After all litigation was resolved, the developer came back to City staff and Council with two more design plans in the 2007-2008 time frame (I’m doing this from memory, so some of the dates could be off a bit). The first was in conjunction with a new “partner”, a large builder from South Florida who actually had the wherewithal to do something. However, the proposals called for buildings of 100-150 feet in height; they were literally booed out of the room during a presentation to the citizenry at the PGI Civic Association. Not surprisingly, this new partnership quickly faded away.
The next proposal was far more practical, but again proposed design features that were expressly forbidden by our existing agreements. While it likely had the potential for some revision and ultimate acceptance, we were now in the economic downtown, which next served as the reason for continuing inaction.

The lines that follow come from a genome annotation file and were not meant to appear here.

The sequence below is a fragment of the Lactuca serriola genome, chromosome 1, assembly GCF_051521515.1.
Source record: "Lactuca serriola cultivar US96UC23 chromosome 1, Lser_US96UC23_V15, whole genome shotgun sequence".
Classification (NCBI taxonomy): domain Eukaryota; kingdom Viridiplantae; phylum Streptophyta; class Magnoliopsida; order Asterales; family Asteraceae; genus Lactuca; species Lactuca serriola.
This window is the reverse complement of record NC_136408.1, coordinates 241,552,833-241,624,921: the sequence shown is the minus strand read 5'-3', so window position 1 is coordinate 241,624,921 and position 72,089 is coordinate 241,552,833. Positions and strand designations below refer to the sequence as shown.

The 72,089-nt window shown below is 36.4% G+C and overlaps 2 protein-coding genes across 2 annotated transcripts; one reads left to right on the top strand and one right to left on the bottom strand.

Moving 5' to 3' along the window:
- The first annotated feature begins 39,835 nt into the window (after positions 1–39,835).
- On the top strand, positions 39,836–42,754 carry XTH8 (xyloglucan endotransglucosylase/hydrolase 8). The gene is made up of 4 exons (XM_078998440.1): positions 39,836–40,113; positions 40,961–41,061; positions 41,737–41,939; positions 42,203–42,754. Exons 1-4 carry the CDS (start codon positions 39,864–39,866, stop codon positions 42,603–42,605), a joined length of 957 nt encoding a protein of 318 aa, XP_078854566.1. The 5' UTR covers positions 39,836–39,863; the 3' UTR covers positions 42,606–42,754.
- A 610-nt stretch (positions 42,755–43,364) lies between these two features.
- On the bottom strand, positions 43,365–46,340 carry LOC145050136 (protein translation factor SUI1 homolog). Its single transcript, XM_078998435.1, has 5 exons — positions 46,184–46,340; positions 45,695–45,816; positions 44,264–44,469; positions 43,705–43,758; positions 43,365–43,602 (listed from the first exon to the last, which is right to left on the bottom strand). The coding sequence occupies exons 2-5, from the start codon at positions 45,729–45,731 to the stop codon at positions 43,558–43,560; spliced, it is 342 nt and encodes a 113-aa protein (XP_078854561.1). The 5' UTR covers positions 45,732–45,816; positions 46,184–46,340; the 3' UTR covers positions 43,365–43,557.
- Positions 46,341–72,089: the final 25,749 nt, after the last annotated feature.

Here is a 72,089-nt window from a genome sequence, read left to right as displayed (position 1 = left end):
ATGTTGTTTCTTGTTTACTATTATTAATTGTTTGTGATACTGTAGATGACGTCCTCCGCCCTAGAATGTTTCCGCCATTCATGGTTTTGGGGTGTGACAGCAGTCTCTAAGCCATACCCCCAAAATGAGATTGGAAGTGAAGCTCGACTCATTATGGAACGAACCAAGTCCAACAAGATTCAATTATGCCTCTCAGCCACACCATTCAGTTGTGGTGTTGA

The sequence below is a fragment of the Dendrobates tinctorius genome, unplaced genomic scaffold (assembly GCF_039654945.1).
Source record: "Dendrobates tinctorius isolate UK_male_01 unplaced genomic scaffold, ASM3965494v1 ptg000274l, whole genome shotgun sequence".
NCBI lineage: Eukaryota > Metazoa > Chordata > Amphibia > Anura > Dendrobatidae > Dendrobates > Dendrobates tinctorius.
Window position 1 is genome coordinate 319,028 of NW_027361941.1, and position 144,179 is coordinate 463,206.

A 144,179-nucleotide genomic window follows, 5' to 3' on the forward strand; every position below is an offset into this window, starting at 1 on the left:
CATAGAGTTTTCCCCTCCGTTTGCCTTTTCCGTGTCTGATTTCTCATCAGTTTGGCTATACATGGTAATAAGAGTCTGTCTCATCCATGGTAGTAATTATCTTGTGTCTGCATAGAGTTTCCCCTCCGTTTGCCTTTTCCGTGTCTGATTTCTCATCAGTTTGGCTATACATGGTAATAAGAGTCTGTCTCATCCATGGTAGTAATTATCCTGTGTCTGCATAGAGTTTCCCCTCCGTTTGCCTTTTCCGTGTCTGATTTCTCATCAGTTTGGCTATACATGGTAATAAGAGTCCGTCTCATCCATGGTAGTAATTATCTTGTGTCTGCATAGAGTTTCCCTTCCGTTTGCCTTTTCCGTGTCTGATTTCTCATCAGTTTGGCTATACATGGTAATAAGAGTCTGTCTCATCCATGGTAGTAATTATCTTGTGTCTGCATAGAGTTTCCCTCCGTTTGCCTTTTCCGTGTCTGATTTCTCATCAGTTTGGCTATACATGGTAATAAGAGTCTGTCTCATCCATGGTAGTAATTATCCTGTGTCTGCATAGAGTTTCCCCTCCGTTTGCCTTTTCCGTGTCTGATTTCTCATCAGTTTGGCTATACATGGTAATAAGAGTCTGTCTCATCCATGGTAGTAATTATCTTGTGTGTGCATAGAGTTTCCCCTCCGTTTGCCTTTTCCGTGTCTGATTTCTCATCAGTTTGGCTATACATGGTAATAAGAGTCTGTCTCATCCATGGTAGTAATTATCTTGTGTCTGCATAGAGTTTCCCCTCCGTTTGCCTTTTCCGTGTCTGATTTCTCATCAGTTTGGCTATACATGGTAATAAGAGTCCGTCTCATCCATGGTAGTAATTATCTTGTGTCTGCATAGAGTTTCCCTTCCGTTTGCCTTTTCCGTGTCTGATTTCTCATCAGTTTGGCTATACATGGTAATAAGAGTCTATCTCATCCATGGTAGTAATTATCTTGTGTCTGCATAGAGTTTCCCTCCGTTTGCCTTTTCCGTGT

By the time of the latter two proposals, it had become clear to me (and many others) that the developer cared nothing about the City or its citizens, partnering with the City, the existing agreement commitments, etc., and that the best thing would be for him to sell. Hopefully, a new buyer would afford a greater likelihood of real development. I’m aware of several parties meeting with him to discuss buying the property. I am fairly confident that he likely turned down $10 million or more from at least one of these groups.